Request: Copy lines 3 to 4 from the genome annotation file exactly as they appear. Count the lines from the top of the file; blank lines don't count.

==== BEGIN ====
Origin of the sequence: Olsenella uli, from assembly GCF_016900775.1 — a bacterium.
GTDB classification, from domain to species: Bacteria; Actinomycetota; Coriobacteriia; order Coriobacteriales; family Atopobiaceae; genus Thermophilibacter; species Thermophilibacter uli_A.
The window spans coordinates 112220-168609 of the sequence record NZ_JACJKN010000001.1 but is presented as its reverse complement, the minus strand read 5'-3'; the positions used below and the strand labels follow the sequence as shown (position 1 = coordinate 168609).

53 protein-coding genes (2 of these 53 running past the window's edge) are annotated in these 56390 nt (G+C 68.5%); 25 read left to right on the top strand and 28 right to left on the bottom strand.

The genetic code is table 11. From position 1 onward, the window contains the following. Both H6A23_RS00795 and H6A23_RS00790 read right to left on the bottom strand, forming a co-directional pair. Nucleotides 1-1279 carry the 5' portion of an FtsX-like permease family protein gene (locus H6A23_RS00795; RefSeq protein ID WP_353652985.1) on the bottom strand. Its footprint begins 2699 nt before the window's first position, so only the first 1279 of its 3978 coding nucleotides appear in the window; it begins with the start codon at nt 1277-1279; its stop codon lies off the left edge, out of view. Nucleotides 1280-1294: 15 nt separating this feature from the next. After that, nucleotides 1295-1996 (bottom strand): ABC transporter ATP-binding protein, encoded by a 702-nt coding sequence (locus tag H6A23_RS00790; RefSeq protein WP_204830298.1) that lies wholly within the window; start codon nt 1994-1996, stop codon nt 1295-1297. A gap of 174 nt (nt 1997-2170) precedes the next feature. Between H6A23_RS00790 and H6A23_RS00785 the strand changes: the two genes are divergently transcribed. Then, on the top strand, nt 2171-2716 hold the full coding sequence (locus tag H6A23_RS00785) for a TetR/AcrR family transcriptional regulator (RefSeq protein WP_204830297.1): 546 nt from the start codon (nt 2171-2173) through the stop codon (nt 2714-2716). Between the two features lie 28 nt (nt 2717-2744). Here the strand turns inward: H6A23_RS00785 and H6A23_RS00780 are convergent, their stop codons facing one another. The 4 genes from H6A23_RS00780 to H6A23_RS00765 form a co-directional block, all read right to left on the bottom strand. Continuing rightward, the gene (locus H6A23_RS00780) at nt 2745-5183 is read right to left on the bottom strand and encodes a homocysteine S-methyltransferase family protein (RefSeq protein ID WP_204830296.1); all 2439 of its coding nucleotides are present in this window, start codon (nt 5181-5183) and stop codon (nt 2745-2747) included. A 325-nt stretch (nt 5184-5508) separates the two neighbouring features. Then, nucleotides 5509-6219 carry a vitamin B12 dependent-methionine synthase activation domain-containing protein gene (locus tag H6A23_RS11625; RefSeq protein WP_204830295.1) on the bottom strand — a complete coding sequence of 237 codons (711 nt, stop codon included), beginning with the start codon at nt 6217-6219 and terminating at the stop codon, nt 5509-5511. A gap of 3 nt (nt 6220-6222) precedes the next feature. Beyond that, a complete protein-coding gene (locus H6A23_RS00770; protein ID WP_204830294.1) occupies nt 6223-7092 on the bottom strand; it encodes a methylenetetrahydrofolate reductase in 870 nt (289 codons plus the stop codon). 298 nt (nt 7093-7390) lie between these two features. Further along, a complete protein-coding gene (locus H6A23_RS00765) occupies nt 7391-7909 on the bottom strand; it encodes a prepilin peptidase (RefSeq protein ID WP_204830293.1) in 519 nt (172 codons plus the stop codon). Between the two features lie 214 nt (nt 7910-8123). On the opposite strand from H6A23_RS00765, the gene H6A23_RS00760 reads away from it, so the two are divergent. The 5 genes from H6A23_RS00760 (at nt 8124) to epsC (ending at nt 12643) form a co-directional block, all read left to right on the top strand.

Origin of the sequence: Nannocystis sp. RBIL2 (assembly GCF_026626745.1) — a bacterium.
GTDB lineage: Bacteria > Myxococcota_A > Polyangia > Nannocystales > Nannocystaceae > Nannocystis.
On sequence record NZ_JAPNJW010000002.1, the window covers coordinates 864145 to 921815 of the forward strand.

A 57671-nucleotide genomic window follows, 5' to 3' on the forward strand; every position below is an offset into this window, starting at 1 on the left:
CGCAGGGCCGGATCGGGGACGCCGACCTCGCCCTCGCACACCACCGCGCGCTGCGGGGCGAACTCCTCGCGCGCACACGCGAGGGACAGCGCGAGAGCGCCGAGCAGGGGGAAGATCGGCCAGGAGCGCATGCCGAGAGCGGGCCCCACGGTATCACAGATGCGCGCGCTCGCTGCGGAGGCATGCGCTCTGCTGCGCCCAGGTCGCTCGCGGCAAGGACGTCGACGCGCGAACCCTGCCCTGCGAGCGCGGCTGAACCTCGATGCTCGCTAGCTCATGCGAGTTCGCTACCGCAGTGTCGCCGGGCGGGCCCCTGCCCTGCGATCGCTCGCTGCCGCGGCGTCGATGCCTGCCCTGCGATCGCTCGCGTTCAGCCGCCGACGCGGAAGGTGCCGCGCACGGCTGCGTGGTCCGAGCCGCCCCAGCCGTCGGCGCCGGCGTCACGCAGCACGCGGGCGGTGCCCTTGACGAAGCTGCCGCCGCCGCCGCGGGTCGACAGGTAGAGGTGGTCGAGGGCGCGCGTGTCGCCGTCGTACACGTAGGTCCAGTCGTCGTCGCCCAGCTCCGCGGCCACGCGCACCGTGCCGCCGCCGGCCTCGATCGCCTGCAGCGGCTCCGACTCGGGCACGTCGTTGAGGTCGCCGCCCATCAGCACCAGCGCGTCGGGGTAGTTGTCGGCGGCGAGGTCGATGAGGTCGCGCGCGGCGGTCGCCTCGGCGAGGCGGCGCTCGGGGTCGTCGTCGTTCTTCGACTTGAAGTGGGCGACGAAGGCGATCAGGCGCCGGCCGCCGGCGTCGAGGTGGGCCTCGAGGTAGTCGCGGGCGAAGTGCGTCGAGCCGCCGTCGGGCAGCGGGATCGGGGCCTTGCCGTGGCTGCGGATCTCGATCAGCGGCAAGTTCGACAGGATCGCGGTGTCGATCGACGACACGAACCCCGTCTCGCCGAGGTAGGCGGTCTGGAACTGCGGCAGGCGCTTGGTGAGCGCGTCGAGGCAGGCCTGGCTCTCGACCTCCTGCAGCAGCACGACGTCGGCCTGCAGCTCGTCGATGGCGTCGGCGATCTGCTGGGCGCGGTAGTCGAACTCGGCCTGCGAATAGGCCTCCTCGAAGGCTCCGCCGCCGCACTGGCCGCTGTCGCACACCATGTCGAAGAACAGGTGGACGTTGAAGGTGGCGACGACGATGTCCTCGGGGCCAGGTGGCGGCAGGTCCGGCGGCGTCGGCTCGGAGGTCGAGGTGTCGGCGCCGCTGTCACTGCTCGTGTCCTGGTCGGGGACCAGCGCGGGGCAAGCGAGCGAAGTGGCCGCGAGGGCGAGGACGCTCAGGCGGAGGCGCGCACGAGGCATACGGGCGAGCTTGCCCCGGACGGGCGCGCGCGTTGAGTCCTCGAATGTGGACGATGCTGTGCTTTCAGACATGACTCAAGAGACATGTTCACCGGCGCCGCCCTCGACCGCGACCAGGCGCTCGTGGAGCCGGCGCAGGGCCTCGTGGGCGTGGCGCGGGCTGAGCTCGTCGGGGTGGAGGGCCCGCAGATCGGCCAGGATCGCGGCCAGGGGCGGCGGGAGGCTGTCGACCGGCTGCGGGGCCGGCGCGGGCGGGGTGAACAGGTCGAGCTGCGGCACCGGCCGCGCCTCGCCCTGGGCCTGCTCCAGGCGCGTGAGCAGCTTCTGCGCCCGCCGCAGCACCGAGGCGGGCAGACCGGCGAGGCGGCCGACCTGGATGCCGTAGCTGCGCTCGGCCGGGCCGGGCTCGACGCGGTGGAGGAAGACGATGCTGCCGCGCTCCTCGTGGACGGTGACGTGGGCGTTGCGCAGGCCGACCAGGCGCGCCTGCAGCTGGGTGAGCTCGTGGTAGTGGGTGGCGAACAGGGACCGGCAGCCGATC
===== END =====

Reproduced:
The window spans coordinates 112220-168609 of the sequence record NZ_JACJKN010000001.1 but is presented as its reverse complement, the minus strand read 5'-3'; the positions used below and the strand labels follow the sequence as shown (position 1 = coordinate 168609).

53 protein-coding genes (2 of these 53 running past the window's edge) are annotated in these 56390 nt (G+C 68.5%); 25 read left to right on the top strand and 28 right to left on the bottom strand.